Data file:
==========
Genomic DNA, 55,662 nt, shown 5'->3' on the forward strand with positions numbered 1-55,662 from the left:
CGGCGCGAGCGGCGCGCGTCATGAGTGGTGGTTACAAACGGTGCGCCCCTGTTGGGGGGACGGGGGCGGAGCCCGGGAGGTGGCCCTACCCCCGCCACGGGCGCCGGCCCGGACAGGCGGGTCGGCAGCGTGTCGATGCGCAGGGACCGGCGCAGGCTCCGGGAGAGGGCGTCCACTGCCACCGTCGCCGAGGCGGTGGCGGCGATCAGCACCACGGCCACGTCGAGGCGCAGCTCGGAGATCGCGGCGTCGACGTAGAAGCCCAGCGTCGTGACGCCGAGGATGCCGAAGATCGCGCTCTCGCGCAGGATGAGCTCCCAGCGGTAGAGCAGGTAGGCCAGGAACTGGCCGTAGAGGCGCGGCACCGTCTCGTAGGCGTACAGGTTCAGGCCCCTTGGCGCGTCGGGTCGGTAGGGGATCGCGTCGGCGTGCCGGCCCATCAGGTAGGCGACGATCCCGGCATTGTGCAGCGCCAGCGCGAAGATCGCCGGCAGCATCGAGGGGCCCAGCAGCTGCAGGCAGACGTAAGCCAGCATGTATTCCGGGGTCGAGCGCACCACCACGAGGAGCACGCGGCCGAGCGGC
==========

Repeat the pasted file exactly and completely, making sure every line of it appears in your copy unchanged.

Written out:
Genomic DNA, 55,662 nt, shown 5'->3' on the forward strand with positions numbered 1-55,662 from the left:
CGGCGCGAGCGGCGCGCGTCATGAGTGGTGGTTACAAACGGTGCGCCCCTGTTGGGGGGACGGGGGCGGAGCCCGGGAGGTGGCCCTACCCCCGCCACGGGCGCCGGCCCGGACAGGCGGGTCGGCAGCGTGTCGATGCGCAGGGACCGGCGCAGGCTCCGGGAGAGGGCGTCCACTGCCACCGTCGCCGAGGCGGTGGCGGCGATCAGCACCACGGCCACGTCGAGGCGCAGCTCGGAGATCGCGGCGTCGACGTAGAAGCCCAGCGTCGTGACGCCGAGGATGCCGAAGATCGCGCTCTCGCGCAGGATGAGCTCCCAGCGGTAGAGCAGGTAGGCCAGGAACTGGCCGTAGAGGCGCGGCACCGTCTCGTAGGCGTACAGGTTCAGGCCCCTTGGCGCGTCGGGTCGGTAGGGGATCGCGTCGGCGTGCCGGCCCATCAGGTAGGCGACGATCCCGGCATTGTGCAGCGCCAGCGCGAAGATCGCCGGCAGCATCGAGGGGCCCAGCAGCTGCAGGCAGACGTAAGCCAGCATGTATTCCGGGGTCGAGCGCACCACCACGAGGAGCACGCGGCCGAGCGGC